The end of the cliffhanger and the rise of series based on real events that can be read on Wikipedia

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Super Pumped: The Battle Against Uber, Who Is Anna, Winning Time: The Lakers Dynasty, WeCrashed, The Dropout… In the first four months of 2022 we will have already seen more than five series based on real events, and there are many more on the way. Due to their thematic coincidences, we could speak of a golden age for stories of rise and fall, or that the time has come to burst the bubble of the start-ups technological, but the strongest link that unites all these series is that we can read their plots, turning points and resolution of cliffhangers on Wikipedia.

We have already been dragging for a long time the weight of an excess of derivative works. We understand that this is a business, that there is a lot of competition, and that Betting on intellectual properties with their own name paves the way to the beginning. At least, the Marvel series at Disney play with the expectations of comic book readers and, with greater or lesser success, take unexpected paths. Remember, for example, the invented threat of that Mephistos expected by all who never appeared in Scarlet Witch and Vision.

To take a totally different example, Rome, which we have talked about here this week for its anniversary, which tells a story studied by all, but from a new point of view. The main problem with the type of series that have motivated this text is that they do not add anything new to the original story. Neither with the way of telling it, because they are cut from the same mould: the almost never achieved claim that we think “truth is stranger than fiction”, an unnecessary non-chronological narration with jumps in time and a soundtrack of great pop songs.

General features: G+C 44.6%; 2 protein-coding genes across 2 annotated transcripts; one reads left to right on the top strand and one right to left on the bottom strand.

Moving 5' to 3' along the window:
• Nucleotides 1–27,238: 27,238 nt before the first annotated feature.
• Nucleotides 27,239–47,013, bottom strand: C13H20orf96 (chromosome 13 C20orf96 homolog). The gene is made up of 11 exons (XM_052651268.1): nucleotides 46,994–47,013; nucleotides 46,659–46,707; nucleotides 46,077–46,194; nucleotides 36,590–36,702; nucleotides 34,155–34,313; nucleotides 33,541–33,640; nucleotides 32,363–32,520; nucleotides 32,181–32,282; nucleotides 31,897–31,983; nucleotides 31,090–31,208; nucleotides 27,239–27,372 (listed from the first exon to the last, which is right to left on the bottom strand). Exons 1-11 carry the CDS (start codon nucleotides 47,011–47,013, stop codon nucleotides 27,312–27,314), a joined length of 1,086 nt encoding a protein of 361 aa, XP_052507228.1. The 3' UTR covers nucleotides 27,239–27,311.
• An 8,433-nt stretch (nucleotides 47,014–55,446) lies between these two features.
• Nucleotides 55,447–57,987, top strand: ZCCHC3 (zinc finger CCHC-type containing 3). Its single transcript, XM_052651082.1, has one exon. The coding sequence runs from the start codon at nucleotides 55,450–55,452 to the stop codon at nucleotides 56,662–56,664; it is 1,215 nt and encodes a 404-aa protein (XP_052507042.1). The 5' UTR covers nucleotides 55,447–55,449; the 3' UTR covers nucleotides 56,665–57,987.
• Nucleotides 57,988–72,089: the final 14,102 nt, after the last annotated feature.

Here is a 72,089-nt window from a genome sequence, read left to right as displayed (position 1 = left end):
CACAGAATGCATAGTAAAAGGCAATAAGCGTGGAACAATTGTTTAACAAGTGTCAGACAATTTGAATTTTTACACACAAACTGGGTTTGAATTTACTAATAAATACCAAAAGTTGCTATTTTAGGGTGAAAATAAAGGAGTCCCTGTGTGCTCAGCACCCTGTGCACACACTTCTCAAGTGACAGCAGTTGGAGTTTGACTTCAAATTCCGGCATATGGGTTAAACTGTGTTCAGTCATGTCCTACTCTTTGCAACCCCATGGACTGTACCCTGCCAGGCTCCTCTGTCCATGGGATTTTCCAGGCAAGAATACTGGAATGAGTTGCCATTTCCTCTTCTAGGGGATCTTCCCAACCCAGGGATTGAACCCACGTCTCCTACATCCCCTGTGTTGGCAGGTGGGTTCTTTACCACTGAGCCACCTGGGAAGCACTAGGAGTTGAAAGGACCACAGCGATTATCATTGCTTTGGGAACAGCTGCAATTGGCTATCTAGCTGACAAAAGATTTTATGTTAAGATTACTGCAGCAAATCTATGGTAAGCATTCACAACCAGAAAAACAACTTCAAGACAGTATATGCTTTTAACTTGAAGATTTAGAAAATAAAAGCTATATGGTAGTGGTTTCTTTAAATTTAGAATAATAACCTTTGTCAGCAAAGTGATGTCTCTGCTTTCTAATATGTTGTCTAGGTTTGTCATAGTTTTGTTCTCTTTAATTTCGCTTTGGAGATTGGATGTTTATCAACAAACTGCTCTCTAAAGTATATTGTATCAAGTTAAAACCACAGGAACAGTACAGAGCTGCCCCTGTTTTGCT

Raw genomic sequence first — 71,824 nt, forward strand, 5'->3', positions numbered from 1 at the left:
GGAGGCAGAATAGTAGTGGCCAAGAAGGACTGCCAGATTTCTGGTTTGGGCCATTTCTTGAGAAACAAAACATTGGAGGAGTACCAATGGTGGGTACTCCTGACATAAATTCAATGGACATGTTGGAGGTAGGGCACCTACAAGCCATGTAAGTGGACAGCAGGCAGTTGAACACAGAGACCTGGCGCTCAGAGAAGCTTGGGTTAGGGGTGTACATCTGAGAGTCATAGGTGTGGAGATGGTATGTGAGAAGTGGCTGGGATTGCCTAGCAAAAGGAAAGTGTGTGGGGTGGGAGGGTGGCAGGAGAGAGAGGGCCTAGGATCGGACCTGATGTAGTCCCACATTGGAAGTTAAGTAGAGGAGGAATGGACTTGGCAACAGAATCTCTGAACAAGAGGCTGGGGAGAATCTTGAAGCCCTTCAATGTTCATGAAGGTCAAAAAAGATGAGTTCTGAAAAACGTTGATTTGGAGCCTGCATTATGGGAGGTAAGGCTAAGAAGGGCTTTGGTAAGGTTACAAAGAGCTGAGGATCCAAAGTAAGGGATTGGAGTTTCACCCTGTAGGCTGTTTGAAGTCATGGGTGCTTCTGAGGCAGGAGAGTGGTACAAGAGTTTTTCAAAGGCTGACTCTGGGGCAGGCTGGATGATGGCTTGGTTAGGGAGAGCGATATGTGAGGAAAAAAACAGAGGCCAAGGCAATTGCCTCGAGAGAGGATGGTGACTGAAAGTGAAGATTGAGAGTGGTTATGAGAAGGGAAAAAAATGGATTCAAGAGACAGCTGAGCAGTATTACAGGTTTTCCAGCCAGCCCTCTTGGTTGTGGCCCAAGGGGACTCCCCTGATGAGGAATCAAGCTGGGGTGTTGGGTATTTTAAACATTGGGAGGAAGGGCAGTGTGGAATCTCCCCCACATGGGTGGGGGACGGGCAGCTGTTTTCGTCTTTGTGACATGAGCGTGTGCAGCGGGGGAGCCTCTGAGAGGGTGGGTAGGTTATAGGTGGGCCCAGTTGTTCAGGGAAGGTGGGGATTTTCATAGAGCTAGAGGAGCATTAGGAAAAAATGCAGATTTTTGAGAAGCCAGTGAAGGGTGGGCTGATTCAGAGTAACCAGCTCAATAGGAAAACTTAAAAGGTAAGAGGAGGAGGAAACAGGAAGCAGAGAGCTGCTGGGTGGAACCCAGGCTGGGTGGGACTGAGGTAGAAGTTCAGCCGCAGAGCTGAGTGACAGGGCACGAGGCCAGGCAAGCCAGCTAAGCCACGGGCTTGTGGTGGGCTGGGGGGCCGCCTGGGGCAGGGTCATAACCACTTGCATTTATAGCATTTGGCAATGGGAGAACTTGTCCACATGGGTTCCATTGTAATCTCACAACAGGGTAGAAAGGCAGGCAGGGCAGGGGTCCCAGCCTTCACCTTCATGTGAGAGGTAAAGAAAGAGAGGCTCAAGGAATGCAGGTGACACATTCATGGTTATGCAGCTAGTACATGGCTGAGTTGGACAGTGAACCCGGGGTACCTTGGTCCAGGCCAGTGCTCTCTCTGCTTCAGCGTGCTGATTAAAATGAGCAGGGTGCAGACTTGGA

As a trend, this is The most boring thing that has happened to TV in recent years. We can solve a cliffhanger instantly, and find out if someone dies, gets married, goes to jail, wins or loses without having to wait a week or watch seven more hours. The worst feeling that a series can leave is the idea that we can read its plot on Wikipedia and continue with our lives without feeling that we are missing something.

Frank in episode 7 of ‘Station Eleven’.

On the other side of the seriéphile spectrum we have the stories in which the way they are told makes them an unavoidable date. What Successionwhich, inspired by the Murdoch dynasty and with Shakespearean threads, keeps us on our toes every week. Station Elevenwhich we could read the novel it’s based on, and watching it would still be something new and exciting. euphoria, whose technical virtuosity at the service of emotional realism overcomes the discomfort and anguish it generates in us. EITHER Better Call Saulwhich despite being a prequel, from what we know the fate of its protagonist, has made us suffer for Kim, a new character.

Intimate stories charged with emotion, such as Better Things, Reservation Dogs either Somebody Somewhere, that do not need artifices to move us. The unclassifiable, such as Atlanta; entertaining as yellowjackets either Only murders in the building; surprising and stimulating Russian doll, Servant, Barry either severity

The spectacular aesthetic proposal of 'Separación'.

The spectacular aesthetic proposal of ‘Separación’.

The experience of watching these series can never be compared or replaced with someone telling us what happened, finding a meme on Twitter or reading a review the next day. We need to see them with our own eyes, live them in the first person, not missing an episode, not looking at the mobile while they are on screen, discussing them with whoever wants to listen to us. That is the fiction that captivates us, the one that gets us to be in a sinvivir due to the destiny of its characters, because they matter to us; the one that excites us. For more series that can not be read on Wikipedia.

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The end of the cliffhanger and the rise of series based on real events that can be read on Wikipedia


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